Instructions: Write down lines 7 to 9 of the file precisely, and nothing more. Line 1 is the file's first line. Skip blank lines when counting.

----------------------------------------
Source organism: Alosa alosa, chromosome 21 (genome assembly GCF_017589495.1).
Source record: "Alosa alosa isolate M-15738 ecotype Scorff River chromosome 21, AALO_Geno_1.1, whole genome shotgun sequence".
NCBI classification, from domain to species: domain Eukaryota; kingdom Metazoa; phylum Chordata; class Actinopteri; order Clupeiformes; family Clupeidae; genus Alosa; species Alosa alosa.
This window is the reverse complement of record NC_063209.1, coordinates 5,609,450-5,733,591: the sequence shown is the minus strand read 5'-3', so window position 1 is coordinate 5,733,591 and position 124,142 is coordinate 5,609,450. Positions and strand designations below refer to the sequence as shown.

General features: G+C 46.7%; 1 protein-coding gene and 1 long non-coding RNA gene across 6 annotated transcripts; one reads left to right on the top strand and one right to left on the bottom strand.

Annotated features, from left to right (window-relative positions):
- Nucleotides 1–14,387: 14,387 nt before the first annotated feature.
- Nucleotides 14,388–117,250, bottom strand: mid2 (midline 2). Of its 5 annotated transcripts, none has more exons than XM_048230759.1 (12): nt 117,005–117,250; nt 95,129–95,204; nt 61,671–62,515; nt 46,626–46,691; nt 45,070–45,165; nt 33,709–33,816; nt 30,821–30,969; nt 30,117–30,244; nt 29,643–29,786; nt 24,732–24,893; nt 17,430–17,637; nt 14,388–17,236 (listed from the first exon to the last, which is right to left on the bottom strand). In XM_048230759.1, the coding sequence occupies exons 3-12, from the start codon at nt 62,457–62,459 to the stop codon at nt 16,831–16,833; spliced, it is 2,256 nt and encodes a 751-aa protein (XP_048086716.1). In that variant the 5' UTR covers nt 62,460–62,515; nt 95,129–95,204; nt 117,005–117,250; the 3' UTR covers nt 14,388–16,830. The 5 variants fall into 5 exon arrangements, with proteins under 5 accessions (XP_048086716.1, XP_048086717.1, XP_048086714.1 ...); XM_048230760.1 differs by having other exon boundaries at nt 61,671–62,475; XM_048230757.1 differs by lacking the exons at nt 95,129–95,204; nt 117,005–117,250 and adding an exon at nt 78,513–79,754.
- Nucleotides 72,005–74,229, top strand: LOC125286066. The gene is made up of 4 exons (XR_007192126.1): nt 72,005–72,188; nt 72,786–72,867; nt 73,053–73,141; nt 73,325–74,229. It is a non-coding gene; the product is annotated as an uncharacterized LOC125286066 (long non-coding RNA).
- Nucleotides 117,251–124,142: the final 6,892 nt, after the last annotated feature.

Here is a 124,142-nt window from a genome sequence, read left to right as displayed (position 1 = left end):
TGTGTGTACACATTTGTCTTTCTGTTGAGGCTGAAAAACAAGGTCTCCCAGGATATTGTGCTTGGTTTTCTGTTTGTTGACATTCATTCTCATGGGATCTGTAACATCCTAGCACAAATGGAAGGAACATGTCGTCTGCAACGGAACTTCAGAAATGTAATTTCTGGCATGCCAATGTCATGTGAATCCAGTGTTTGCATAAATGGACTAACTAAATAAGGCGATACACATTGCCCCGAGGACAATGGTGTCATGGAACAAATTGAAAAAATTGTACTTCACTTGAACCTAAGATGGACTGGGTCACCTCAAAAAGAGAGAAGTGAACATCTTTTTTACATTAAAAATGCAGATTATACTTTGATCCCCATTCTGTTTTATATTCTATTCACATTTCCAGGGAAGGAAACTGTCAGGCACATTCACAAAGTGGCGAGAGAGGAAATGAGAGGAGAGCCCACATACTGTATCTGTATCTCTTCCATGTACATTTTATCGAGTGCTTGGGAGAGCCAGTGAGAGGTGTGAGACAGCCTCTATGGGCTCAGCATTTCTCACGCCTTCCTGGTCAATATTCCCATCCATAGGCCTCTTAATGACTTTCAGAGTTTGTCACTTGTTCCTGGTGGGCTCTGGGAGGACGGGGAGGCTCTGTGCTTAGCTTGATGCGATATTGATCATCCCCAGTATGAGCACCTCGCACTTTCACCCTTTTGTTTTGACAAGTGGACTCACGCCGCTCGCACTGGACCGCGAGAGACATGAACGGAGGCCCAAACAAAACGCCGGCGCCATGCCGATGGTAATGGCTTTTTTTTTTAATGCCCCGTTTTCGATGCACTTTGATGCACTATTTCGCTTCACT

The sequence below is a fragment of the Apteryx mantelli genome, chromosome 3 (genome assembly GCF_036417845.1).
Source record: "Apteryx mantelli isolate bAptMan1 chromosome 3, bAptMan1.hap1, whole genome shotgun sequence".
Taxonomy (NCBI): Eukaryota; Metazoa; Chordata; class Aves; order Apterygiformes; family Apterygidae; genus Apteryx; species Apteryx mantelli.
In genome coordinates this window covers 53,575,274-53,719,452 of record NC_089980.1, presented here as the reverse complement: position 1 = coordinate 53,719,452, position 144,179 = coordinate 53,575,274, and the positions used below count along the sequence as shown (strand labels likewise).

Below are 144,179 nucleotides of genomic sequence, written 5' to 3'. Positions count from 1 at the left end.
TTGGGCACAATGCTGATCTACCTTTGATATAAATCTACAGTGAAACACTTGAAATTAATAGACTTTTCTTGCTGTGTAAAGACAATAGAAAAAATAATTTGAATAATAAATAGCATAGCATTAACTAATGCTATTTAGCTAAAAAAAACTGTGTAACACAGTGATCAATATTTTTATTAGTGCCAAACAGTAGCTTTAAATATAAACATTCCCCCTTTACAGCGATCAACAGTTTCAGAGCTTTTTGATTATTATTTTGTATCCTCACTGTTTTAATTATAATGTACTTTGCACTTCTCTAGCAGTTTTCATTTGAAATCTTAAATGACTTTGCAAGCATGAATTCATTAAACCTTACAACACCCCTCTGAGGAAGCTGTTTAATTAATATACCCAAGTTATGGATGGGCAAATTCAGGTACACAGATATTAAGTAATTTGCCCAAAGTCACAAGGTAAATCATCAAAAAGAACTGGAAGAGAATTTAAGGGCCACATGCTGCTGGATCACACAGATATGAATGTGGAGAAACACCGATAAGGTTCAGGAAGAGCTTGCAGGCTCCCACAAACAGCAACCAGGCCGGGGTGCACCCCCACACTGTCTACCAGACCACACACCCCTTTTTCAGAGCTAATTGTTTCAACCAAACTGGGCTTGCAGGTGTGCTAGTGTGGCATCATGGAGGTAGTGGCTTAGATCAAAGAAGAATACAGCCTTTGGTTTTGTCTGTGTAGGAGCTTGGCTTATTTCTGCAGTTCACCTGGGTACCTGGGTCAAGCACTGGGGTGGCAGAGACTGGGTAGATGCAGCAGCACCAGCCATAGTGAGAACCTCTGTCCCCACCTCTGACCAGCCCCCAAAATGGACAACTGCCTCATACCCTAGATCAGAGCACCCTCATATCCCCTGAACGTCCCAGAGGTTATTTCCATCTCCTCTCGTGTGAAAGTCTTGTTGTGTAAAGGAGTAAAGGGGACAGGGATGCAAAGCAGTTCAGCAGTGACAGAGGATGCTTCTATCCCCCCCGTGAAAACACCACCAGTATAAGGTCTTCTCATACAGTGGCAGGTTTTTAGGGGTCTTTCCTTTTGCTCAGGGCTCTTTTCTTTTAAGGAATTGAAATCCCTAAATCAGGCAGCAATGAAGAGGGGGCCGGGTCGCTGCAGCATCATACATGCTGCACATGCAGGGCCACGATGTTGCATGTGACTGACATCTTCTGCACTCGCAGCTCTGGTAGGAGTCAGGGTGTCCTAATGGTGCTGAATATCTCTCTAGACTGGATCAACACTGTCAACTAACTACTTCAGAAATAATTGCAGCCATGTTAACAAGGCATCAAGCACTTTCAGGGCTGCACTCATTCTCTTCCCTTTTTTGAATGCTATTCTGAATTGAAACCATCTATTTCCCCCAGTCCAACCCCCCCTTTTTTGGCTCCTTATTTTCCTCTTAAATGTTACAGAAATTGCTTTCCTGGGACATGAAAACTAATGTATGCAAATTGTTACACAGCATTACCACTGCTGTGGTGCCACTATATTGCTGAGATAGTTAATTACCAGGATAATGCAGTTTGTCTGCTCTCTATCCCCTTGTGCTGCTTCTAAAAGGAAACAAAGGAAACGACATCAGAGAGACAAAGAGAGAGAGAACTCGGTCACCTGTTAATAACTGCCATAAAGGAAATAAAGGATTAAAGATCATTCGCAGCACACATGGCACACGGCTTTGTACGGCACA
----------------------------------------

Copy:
- Nucleotides 1–14,387: 14,387 nt before the first annotated feature.
- Nucleotides 14,388–117,250, bottom strand: mid2 (midline 2). Of its 5 annotated transcripts, none has more exons than XM_048230759.1 (12): nt 117,005–117,250; nt 95,129–95,204; nt 61,671–62,515; nt 46,626–46,691; nt 45,070–45,165; nt 33,709–33,816; nt 30,821–30,969; nt 30,117–30,244; nt 29,643–29,786; nt 24,732–24,893; nt 17,430–17,637; nt 14,388–17,236 (listed from the first exon to the last, which is right to left on the bottom strand). In XM_048230759.1, the coding sequence occupies exons 3-12, from the start codon at nt 62,457–62,459 to the stop codon at nt 16,831–16,833; spliced, it is 2,256 nt and encodes a 751-aa protein (XP_048086716.1). In that variant the 5' UTR covers nt 62,460–62,515; nt 95,129–95,204; nt 117,005–117,250; the 3' UTR covers nt 14,388–16,830. The 5 variants fall into 5 exon arrangements, with proteins under 5 accessions (XP_048086716.1, XP_048086717.1, XP_048086714.1 ...); XM_048230760.1 differs by having other exon boundaries at nt 61,671–62,475; XM_048230757.1 differs by lacking the exons at nt 95,129–95,204; nt 117,005–117,250 and adding an exon at nt 78,513–79,754.
- Nucleotides 72,005–74,229, top strand: LOC125286066. The gene is made up of 4 exons (XR_007192126.1): nt 72,005–72,188; nt 72,786–72,867; nt 73,053–73,141; nt 73,325–74,229. It is a non-coding gene; the product is annotated as an uncharacterized LOC125286066 (long non-coding RNA).